WASHINGTON – The next time you visit your favorite restaurant, keep in mind that you’re being watched.
It’s called “reading” the table, a process that allows waiters to know what type of service you prefer without asking.
The Wall Street Journal says the technique is used by restaurants to make service more individualized, compared to using the standard and dated script of, “I’m so-and-so and I will be your server tonight.”
The reading helps to determine what type of service will be required. At the table, waiters pay attention to body language, eye contact and interactions between those at the table to establish the pace of the meal, the Journal reports.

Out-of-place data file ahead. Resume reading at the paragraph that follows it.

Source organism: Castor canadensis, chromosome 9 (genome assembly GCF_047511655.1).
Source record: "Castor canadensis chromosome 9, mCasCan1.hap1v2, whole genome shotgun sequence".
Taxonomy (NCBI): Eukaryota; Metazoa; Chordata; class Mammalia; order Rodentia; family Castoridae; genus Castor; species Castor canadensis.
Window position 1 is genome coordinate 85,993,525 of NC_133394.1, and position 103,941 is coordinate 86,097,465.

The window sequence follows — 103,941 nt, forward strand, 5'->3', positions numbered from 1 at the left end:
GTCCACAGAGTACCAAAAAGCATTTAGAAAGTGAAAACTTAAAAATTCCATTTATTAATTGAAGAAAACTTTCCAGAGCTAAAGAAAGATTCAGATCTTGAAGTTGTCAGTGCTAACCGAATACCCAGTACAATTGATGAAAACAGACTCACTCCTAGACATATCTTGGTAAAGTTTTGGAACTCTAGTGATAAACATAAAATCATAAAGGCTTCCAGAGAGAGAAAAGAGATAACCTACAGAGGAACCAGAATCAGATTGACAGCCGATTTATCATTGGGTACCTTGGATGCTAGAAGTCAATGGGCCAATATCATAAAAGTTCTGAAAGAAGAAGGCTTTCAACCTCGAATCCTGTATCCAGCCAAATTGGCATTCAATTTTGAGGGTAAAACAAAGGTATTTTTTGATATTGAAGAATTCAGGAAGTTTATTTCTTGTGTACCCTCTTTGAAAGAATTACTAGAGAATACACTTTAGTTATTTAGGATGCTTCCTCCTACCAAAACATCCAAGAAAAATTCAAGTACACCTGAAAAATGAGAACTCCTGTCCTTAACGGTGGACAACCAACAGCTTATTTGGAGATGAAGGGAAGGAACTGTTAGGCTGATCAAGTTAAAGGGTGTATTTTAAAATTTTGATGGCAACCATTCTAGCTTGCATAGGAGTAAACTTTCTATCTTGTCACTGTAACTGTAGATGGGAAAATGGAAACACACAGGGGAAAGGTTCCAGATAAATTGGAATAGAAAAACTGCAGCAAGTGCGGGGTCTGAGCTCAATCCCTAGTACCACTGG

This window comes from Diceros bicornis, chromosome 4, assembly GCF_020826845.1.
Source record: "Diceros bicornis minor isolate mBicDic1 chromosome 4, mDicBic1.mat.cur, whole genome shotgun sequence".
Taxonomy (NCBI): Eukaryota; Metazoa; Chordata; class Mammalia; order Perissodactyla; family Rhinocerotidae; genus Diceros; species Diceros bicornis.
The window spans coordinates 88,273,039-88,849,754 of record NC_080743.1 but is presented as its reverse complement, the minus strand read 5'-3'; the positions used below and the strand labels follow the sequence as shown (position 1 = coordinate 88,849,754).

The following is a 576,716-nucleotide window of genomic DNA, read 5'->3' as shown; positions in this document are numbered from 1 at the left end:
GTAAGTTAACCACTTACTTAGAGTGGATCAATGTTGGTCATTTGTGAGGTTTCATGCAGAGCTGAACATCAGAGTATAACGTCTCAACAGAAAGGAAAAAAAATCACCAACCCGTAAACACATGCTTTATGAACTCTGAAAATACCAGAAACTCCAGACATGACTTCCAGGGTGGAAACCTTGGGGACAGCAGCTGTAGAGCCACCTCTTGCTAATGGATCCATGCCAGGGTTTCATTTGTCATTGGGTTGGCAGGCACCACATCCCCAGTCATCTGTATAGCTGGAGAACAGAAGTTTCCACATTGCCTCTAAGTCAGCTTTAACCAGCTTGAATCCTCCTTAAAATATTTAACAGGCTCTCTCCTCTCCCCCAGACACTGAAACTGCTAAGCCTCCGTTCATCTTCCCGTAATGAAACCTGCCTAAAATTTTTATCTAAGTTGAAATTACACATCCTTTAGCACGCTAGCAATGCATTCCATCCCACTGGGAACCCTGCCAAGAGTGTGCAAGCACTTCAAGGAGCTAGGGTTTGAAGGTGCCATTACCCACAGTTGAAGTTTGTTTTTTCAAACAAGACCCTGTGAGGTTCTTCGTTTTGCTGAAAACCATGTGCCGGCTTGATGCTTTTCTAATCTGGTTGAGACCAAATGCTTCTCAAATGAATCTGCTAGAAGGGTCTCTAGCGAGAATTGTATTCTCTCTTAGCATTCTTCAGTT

The technique reportedly is used in fine dining and inexpensive chain restaurants alike. Restaurants are training staff members to note offhand remarks in order to make service less mechanical and battle for customers’ dollars.
The Journal reports something as simple as a guest being on a laptop can suggest a lack of interest in appetizers or cocktails.
To see a list of signals you may be sending that could affect the type of service you receive, read the full article from The Wall Street Journal and check out the video below.